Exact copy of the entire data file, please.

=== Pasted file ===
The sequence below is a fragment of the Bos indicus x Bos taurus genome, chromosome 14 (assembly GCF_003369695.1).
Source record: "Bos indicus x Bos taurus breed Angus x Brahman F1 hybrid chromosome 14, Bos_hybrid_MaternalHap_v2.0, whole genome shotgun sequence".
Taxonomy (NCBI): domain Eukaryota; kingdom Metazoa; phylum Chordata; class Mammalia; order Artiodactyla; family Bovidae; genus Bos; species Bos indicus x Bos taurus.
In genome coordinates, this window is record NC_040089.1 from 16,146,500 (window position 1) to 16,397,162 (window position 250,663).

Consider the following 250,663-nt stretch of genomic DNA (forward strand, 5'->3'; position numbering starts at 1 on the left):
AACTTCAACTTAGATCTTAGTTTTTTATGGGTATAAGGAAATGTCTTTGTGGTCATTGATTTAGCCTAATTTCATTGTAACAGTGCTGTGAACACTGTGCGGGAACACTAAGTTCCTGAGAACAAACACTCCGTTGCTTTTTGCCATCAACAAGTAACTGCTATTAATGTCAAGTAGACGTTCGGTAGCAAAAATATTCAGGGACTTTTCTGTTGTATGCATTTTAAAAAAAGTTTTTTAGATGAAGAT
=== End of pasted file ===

The sequence below is a fragment of the Bos indicus x Bos taurus genome, chromosome 14 (assembly GCF_003369695.1).
Source record: "Bos indicus x Bos taurus breed Angus x Brahman F1 hybrid chromosome 14, Bos_hybrid_MaternalHap_v2.0, whole genome shotgun sequence".
Taxonomy (NCBI): domain Eukaryota; kingdom Metazoa; phylum Chordata; class Mammalia; order Artiodactyla; family Bovidae; genus Bos; species Bos indicus x Bos taurus.
In genome coordinates, this window is record NC_040089.1 from 16,146,500 (window position 1) to 16,397,162 (window position 250,663).

Consider the following 250,663-nt stretch of genomic DNA (forward strand, 5'->3'; position numbering starts at 1 on the left):
AACTTCAACTTAGATCTTAGTTTTTTATGGGTATAAGGAAATGTCTTTGTGGTCATTGATTTAGCCTAATTTCATTGTAACAGTGCTGTGAACACTGTGCGGGAACACTAAGTTCCTGAGAACAAACACTCCGTTGCTTTTTGCCATCAACAAGTAACTGCTATTAATGTCAAGTAGACGTTCGGTAGCAAAAATATTCAGGGACTTTTCTGTTGTATGCATTTTAAAAAAAGTTTTTTAGATGAAGAT